Afghan Carrot Hotpot (serves 4)

2 medium onions, chopped
oil, for frying
2-3 garlic cloves, peeled and chopped
1 scotch bonnet chilli, finely chopped
1cm knob of fresh ginger, peeled and chopped
1 teaspoon turmeric
1/2 teaspoon ground cumin
1/2 teaspoon ground coriander
Pinch ground cloves
600g baby carrots or the equivalent of grown up carrots, cut into wedges
300g yellow split peas
3 large tomatoes, chopped
1 tablespoon tomato paste
Salt, to taste
2 tablespoons sour grape juice or 2 teaspoons vinegar
About 500ml veg stock (I found I needed a little more to cover mine but then I did have very beasty carrots)

Fry the onions in a littl eoil in the bottom of a big saucepan and add in the garlic, chilli and ginger. When the onions have started to soften, add in the spices, carrots and split peas, followed a couple of minutes later by the tomato paste and fresh tomato chunks. Add some salt, then either the vinegar or sour grape juice, and then just enough stock to cover all the ingredients. Bring to the boil and set to simmer for 45 minutes to 1 hour or until the carrots and peas are cooked through.

Serve over plain white rice or with bread and most definitely with yoghurt. I added a good handful of fresh mixed herbs too.

Sally also gives a recipe for a ‘Salaata’ which sounds like a very nice accompaniment:

3 small continental cucumbers (or half a regular one)
3 tomatoes
3-4 spring onions
Half a bunch of coriander, trimmed
Handful fresh mint, trimmed
1 small regular onion
2 small, hot green chillies (optional)
Salt
Juice 1-2 lemons

Just chop all the ingredients together – bigger than a salsa but much smaller than a regular chunk. Sprinkle with salt and drizzle with lemon then cover and pop in the fridge for about half an hour to let the flavours mingle.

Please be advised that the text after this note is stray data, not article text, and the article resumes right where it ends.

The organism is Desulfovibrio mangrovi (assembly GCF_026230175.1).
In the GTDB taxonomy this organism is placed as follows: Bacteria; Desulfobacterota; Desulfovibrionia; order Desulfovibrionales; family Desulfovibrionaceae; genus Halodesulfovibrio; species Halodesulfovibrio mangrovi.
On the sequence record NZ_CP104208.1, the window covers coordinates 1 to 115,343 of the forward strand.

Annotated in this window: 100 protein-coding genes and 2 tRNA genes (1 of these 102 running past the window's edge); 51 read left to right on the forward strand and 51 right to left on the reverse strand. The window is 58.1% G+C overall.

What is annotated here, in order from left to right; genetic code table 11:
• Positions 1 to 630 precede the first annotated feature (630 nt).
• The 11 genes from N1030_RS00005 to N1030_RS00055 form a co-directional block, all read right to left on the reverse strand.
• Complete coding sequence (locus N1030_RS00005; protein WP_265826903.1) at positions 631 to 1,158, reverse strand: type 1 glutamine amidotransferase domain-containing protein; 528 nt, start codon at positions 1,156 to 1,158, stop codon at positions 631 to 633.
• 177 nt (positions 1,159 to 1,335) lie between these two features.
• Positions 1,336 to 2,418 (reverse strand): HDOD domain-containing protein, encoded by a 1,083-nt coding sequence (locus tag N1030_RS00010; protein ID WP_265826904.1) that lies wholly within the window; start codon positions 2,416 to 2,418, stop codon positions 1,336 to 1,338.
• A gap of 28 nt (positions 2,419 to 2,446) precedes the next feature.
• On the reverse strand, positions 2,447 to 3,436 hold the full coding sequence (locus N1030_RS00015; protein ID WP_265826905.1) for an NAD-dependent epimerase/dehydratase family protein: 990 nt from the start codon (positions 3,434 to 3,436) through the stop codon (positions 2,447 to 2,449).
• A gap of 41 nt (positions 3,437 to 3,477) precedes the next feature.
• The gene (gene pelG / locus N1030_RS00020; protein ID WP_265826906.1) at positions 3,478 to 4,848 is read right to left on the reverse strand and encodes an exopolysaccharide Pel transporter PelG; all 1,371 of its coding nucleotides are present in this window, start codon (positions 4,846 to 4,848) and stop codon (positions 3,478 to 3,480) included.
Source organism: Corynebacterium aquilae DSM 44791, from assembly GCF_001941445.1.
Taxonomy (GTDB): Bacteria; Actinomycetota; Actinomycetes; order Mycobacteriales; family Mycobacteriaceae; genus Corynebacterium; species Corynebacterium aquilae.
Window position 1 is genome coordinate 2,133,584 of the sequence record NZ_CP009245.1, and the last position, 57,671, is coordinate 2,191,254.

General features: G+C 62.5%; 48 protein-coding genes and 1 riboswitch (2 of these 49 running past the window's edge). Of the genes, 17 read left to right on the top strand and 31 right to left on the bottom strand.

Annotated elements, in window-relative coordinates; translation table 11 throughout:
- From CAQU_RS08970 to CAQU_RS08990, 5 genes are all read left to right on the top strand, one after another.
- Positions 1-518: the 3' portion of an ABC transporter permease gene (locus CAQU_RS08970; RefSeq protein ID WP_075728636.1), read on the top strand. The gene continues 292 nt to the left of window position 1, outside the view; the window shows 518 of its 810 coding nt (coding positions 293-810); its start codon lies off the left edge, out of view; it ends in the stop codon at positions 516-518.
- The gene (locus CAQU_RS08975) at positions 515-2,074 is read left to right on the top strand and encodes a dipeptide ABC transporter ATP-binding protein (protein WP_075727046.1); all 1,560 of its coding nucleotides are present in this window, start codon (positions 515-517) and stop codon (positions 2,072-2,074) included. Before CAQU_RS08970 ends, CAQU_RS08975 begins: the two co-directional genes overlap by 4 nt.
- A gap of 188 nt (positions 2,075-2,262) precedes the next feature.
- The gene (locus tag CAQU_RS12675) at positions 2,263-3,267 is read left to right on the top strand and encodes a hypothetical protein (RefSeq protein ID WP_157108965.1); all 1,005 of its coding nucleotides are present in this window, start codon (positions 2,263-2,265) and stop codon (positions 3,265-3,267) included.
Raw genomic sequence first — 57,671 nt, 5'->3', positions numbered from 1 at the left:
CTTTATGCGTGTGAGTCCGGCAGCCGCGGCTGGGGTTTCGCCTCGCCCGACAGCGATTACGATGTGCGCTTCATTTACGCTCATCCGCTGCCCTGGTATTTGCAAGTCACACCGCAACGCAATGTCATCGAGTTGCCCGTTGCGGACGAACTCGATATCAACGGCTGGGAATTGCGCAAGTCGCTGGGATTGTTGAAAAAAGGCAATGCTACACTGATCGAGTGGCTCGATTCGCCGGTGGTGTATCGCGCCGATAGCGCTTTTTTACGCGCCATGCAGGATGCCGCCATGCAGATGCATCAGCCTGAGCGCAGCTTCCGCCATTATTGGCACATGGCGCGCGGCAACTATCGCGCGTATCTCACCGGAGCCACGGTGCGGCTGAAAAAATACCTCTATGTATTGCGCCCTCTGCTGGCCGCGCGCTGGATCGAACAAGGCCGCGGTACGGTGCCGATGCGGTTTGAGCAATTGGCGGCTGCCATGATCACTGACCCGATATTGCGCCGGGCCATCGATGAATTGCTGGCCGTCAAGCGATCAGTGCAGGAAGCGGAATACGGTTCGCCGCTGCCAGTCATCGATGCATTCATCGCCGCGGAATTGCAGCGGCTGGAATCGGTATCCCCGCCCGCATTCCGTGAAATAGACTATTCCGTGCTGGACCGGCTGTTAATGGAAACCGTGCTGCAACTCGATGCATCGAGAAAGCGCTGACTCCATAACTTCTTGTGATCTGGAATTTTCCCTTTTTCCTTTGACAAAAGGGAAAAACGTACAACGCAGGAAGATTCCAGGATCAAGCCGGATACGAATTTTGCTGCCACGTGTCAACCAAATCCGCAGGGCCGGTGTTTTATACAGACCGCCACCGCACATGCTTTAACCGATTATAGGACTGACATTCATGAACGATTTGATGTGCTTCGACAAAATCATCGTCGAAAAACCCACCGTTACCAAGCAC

Sally’s book is currently worth £25 but you can buy it for the frankly outrageous price of £15.54 on Amazon

Sally also writes a Veggiestan blog, a Persepolis blog and does the occasional Persian pop-up at Anderson’s in Peckham. She also runs Persepolis, the shop, with her husband Jamshid. Phew!

 

 

29 comments » | Books, Food From The Rye, Peckham

Shakshuka for AoL Lifestyle

November 11th, 2011 — 8:00am

I’ve written a Peckham-influenced shakshuka recipe for my column on AoL Lifestyle. Shakshuka is a classic Middle Eastern dish of peppers, onions and poached eggs – it’s pretty intensely flavoured when it comes down to it, especially super-charged Peckham-style with scotch bonnet chilli and thyme. This is one of my favourite weekend brunches; head over to Lifestyle for the recipe.

15 comments » | AoL Lifestyle, Breakfast, Brunch, Eggs, Vegetables